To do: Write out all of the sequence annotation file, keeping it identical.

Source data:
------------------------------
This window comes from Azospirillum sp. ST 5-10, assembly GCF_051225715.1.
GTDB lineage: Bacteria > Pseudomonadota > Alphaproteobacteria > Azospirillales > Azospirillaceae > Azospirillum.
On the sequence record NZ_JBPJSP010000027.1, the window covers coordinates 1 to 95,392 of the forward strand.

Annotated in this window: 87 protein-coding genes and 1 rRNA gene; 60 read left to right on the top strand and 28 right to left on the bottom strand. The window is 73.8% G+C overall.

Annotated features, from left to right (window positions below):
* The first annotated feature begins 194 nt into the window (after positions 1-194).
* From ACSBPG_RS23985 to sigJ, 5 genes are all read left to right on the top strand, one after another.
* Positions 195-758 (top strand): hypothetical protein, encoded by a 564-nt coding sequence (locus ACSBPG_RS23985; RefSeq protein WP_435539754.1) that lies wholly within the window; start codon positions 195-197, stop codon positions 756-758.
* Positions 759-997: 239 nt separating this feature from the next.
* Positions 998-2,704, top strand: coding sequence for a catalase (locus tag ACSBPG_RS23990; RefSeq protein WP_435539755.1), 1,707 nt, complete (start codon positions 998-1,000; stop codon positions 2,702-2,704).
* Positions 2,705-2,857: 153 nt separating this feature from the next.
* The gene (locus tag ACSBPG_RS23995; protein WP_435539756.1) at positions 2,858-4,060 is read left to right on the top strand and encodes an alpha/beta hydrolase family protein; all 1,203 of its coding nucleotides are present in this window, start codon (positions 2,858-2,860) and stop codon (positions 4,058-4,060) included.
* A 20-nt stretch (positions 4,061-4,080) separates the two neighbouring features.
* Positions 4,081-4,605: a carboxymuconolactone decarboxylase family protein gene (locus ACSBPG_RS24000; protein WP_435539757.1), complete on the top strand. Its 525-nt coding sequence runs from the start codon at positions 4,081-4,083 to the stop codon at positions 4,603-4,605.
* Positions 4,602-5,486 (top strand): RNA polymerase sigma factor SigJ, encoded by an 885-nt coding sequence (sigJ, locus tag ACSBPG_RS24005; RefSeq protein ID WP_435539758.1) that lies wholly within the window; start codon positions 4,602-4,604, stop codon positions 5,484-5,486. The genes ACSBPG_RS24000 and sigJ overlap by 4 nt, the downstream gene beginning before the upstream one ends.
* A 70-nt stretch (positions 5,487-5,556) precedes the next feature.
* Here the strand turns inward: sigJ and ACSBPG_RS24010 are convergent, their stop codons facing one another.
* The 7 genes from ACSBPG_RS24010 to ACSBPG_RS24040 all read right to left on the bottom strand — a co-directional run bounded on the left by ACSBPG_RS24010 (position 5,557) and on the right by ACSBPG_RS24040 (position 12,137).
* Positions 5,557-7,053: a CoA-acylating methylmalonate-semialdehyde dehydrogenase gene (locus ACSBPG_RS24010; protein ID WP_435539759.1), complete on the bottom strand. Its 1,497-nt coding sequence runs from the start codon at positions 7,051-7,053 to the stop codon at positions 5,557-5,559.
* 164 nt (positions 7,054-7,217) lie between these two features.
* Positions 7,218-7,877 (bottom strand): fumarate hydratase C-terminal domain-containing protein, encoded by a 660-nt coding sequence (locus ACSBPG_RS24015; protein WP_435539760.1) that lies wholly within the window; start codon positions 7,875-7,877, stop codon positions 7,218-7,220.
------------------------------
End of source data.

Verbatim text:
This window comes from Azospirillum sp. ST 5-10, assembly GCF_051225715.1.
GTDB lineage: Bacteria > Pseudomonadota > Alphaproteobacteria > Azospirillales > Azospirillaceae > Azospirillum.
On the sequence record NZ_JBPJSP010000027.1, the window covers coordinates 1 to 95,392 of the forward strand.

Annotated in this window: 87 protein-coding genes and 1 rRNA gene; 60 read left to right on the top strand and 28 right to left on the bottom strand. The window is 73.8% G+C overall.

Annotated features, from left to right (window positions below):
* The first annotated feature begins 194 nt into the window (after positions 1-194).
* From ACSBPG_RS23985 to sigJ, 5 genes are all read left to right on the top strand, one after another.
* Positions 195-758 (top strand): hypothetical protein, encoded by a 564-nt coding sequence (locus ACSBPG_RS23985; RefSeq protein WP_435539754.1) that lies wholly within the window; start codon positions 195-197, stop codon positions 756-758.
* Positions 759-997: 239 nt separating this feature from the next.
* Positions 998-2,704, top strand: coding sequence for a catalase (locus tag ACSBPG_RS23990; RefSeq protein WP_435539755.1), 1,707 nt, complete (start codon positions 998-1,000; stop codon positions 2,702-2,704).
* Positions 2,705-2,857: 153 nt separating this feature from the next.
* The gene (locus tag ACSBPG_RS23995; protein WP_435539756.1) at positions 2,858-4,060 is read left to right on the top strand and encodes an alpha/beta hydrolase family protein; all 1,203 of its coding nucleotides are present in this window, start codon (positions 2,858-2,860) and stop codon (positions 4,058-4,060) included.
* A 20-nt stretch (positions 4,061-4,080) separates the two neighbouring features.
* Positions 4,081-4,605: a carboxymuconolactone decarboxylase family protein gene (locus ACSBPG_RS24000; protein WP_435539757.1), complete on the top strand. Its 525-nt coding sequence runs from the start codon at positions 4,081-4,083 to the stop codon at positions 4,603-4,605.
* Positions 4,602-5,486 (top strand): RNA polymerase sigma factor SigJ, encoded by an 885-nt coding sequence (sigJ, locus tag ACSBPG_RS24005; RefSeq protein ID WP_435539758.1) that lies wholly within the window; start codon positions 4,602-4,604, stop codon positions 5,484-5,486. The genes ACSBPG_RS24000 and sigJ overlap by 4 nt, the downstream gene beginning before the upstream one ends.
* A 70-nt stretch (positions 5,487-5,556) precedes the next feature.
* Here the strand turns inward: sigJ and ACSBPG_RS24010 are convergent, their stop codons facing one another.
* The 7 genes from ACSBPG_RS24010 to ACSBPG_RS24040 all read right to left on the bottom strand — a co-directional run bounded on the left by ACSBPG_RS24010 (position 5,557) and on the right by ACSBPG_RS24040 (position 12,137).
* Positions 5,557-7,053: a CoA-acylating methylmalonate-semialdehyde dehydrogenase gene (locus ACSBPG_RS24010; protein ID WP_435539759.1), complete on the bottom strand. Its 1,497-nt coding sequence runs from the start codon at positions 7,051-7,053 to the stop codon at positions 5,557-5,559.
* 164 nt (positions 7,054-7,217) lie between these two features.
* Positions 7,218-7,877 (bottom strand): fumarate hydratase C-terminal domain-containing protein, encoded by a 660-nt coding sequence (locus ACSBPG_RS24015; protein WP_435539760.1) that lies wholly within the window; start codon positions 7,875-7,877, stop codon positions 7,218-7,220.